Abdullah and around 30 activists gathered outside Lacey’s home on Monday, one day before the LA district attorney primary election, in which Lacey is running to retain the post she won in 2012. The BLM activists have been trying to meet with Lacey for over two years in an effort to discuss the number of civilians who have been killed by police during her time as district attorney, HuffPost reported.
— Melina Abdullah (@DocMellyMel) March 2, 2020
Video footage shared on Twitter shows Lacey’s husband, David Lacey, opening the door and immediately threatening to shoot Abdullah if she doesn’t leave the premises.
“I’m going to shoot you,” David says, after repeatedly telling activists to “get off [his] porch.” The video cuts off after David informs protesters that he intends to call the police.
According to the activists, they chanted “Jackie Lacey must go, Jackie Lacey will go” for about two hours following their exchange with David. Police officers eventually showed up and escorted the district attorney out of her home, Abdullah told HuffPost.
Since Lacey was first elected to the district attorney position in 2012, the Los Angeles native has only prosecuted one case against a police officer for killing a civilian, although more than 500 people have died due to law enforcement violence in that time, the Huffington Post reported.
When asked if she will file a police report over David’s death threats, Abdullah told the Post that Lacey “protects the police and the police protect her.”
“As with any incident, LAPD [the Los Angeles Police Department] will first investigate and if appropriate bring to an independent prosecutor’s office for review. The California Attorney General’s Office will assist LAPD in this matter,” Shiara Dávila-Morales, chief of media relations for the district attorney’s office, told the outlet.
However, according to Kate Chatfield, the advocacy organization Justice Collaborative’s senior adviser for legislation and policy, David’s actions may be considered “serious felonies” under California law, the Post reported.
Hours after the incident, Lacey told reporters at the Hall of Justice in downtown Los Angeles that a large group showed up outside her home before the sun had even risen.
“This morning my husband and I were at home asleep when we began to hear noise outside of our home. We immediately jumped out of bed, and I called the police. I wasn’t sure what was going on, and I let them know I thought there were protesters outside of my house,” Lacey told reporters, NBC News reported.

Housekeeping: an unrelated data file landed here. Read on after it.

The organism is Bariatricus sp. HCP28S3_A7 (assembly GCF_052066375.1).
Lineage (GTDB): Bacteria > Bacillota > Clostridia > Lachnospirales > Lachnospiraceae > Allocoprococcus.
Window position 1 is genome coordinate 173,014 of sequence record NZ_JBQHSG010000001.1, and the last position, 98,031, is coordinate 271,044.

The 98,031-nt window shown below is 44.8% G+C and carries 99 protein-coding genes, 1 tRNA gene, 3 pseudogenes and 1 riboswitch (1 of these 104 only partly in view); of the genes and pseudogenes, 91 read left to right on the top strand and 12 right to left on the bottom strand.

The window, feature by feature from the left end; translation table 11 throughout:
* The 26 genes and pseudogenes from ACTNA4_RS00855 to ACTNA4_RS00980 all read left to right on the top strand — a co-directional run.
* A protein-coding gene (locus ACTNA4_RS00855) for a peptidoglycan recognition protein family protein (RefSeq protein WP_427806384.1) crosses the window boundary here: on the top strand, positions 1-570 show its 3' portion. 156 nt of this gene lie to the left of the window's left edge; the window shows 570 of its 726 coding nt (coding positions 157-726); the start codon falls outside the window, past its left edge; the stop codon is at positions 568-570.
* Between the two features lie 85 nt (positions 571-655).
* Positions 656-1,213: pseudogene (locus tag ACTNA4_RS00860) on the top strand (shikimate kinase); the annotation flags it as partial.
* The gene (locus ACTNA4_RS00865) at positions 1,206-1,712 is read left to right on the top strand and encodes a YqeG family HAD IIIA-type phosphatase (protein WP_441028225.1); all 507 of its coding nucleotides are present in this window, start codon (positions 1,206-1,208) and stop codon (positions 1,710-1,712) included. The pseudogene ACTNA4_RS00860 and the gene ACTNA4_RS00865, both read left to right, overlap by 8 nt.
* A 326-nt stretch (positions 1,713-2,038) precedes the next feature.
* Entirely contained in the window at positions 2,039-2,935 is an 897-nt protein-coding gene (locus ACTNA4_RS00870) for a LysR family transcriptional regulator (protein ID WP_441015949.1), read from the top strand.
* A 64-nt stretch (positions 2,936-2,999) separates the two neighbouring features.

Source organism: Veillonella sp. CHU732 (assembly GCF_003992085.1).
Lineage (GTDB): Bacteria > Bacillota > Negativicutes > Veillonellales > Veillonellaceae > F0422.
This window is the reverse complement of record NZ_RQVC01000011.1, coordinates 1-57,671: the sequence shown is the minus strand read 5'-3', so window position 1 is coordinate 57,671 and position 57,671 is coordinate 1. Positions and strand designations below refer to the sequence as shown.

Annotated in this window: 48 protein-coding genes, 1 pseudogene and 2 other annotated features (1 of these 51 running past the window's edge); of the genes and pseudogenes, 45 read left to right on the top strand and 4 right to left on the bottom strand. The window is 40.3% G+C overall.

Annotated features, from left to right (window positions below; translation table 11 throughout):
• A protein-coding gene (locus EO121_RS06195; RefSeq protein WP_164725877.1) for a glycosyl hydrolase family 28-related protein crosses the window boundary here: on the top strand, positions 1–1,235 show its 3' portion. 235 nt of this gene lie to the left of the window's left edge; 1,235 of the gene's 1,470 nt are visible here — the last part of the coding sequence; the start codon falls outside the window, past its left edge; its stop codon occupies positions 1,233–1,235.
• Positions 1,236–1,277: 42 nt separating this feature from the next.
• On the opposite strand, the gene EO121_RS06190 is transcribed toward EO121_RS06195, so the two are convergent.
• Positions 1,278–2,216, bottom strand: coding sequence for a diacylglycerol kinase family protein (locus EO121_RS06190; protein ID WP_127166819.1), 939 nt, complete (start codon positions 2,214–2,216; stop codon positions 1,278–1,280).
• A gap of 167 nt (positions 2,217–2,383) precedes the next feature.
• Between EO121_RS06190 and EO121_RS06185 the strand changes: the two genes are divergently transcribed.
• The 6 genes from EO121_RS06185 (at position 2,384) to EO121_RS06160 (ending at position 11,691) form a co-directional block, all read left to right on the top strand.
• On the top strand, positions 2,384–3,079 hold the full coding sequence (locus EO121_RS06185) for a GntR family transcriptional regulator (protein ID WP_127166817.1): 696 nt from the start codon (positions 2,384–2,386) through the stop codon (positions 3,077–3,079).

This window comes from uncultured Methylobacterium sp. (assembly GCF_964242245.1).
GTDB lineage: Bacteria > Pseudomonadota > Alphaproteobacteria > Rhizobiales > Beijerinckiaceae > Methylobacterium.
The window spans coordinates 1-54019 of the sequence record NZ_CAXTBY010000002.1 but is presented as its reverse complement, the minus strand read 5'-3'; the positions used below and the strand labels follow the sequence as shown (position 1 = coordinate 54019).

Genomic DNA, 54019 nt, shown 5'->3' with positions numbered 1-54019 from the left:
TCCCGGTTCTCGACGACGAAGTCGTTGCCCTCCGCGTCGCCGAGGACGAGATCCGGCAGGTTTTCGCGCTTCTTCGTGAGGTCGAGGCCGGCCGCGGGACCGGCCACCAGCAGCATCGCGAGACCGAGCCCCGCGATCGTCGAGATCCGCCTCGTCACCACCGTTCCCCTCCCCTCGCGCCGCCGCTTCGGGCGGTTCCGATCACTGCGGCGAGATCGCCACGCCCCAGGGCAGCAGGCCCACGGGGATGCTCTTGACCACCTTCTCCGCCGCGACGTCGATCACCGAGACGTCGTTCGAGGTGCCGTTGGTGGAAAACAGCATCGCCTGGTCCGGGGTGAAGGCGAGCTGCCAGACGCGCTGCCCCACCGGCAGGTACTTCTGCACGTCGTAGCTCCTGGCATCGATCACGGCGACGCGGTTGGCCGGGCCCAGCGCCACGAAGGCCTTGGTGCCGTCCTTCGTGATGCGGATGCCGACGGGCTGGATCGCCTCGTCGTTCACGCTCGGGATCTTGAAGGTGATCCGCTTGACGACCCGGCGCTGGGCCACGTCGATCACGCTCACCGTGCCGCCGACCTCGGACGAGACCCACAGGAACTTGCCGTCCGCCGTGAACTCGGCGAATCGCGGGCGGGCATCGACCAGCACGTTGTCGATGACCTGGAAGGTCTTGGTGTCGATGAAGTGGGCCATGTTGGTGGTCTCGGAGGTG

"My husband David and I have been married for almost 40 years, and while I was upstairs, he ran downstairs. I could hear him talking to somebody. He came back up later, and he said, 'There are protesters outside the house, and I pulled my gun, and I asked them to leave,” she continued.
However, according to the activists, the home is equipped with several security cameras, which should have made it clear that nonviolent protesters were outside the home.
During the Monday news conference, Lacey also said that the activists were trying to “embarass” and “intimidate” her and that she had received death threats.
“I am grateful, however, for this challenge, because I had no idea how strong I was until I got ready to come down here. And sometimes it takes challenges like this for you to realize what you are made of — who you are as a human being,” Lacey said, adding that her husband was “profoundly sorry” for his actions.
"His response was in fear, and now that he realizes what happened, he wanted for me to say to the protesters, the person he showed the gun to, that he was sorry, that he's profoundly sorry, that he meant no one any harm," Lacey told reporters, NBC News reported.
During Tuesday's primary, Lacey’s top opponents include Rachel Rossi, a former public defender, and George Gascón, the former district attorney of San Francisco.